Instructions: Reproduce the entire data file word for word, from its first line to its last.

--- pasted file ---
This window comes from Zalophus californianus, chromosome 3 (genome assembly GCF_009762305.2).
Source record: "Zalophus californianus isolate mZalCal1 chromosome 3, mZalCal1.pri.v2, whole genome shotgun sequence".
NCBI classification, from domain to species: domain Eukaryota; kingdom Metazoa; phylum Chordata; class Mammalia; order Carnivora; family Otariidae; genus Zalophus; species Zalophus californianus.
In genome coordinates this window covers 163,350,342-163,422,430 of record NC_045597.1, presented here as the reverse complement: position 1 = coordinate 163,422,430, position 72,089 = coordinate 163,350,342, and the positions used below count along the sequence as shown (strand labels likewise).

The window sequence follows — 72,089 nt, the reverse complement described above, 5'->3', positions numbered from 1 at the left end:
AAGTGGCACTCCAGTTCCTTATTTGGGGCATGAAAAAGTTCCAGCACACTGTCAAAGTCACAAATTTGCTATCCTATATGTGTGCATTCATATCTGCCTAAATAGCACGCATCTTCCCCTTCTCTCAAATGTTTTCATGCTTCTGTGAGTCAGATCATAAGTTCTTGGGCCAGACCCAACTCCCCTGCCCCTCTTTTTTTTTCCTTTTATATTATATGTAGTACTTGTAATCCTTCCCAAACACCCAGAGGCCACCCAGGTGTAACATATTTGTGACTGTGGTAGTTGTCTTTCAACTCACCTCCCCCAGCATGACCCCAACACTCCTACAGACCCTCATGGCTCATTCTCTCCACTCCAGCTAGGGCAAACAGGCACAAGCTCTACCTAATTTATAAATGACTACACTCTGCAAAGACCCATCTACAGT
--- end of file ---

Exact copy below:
This window comes from Zalophus californianus, chromosome 3 (genome assembly GCF_009762305.2).
Source record: "Zalophus californianus isolate mZalCal1 chromosome 3, mZalCal1.pri.v2, whole genome shotgun sequence".
NCBI classification, from domain to species: domain Eukaryota; kingdom Metazoa; phylum Chordata; class Mammalia; order Carnivora; family Otariidae; genus Zalophus; species Zalophus californianus.
In genome coordinates this window covers 163,350,342-163,422,430 of record NC_045597.1, presented here as the reverse complement: position 1 = coordinate 163,422,430, position 72,089 = coordinate 163,350,342, and the positions used below count along the sequence as shown (strand labels likewise).

The window sequence follows — 72,089 nt, the reverse complement described above, 5'->3', positions numbered from 1 at the left end:
AAGTGGCACTCCAGTTCCTTATTTGGGGCATGAAAAAGTTCCAGCACACTGTCAAAGTCACAAATTTGCTATCCTATATGTGTGCATTCATATCTGCCTAAATAGCACGCATCTTCCCCTTCTCTCAAATGTTTTCATGCTTCTGTGAGTCAGATCATAAGTTCTTGGGCCAGACCCAACTCCCCTGCCCCTCTTTTTTTTTCCTTTTATATTATATGTAGTACTTGTAATCCTTCCCAAACACCCAGAGGCCACCCAGGTGTAACATATTTGTGACTGTGGTAGTTGTCTTTCAACTCACCTCCCCCAGCATGACCCCAACACTCCTACAGACCCTCATGGCTCATTCTCTCCACTCCAGCTAGGGCAAACAGGCACAAGCTCTACCTAATTTATAAATGACTACACTCTGCAAAGACCCATCTACAGT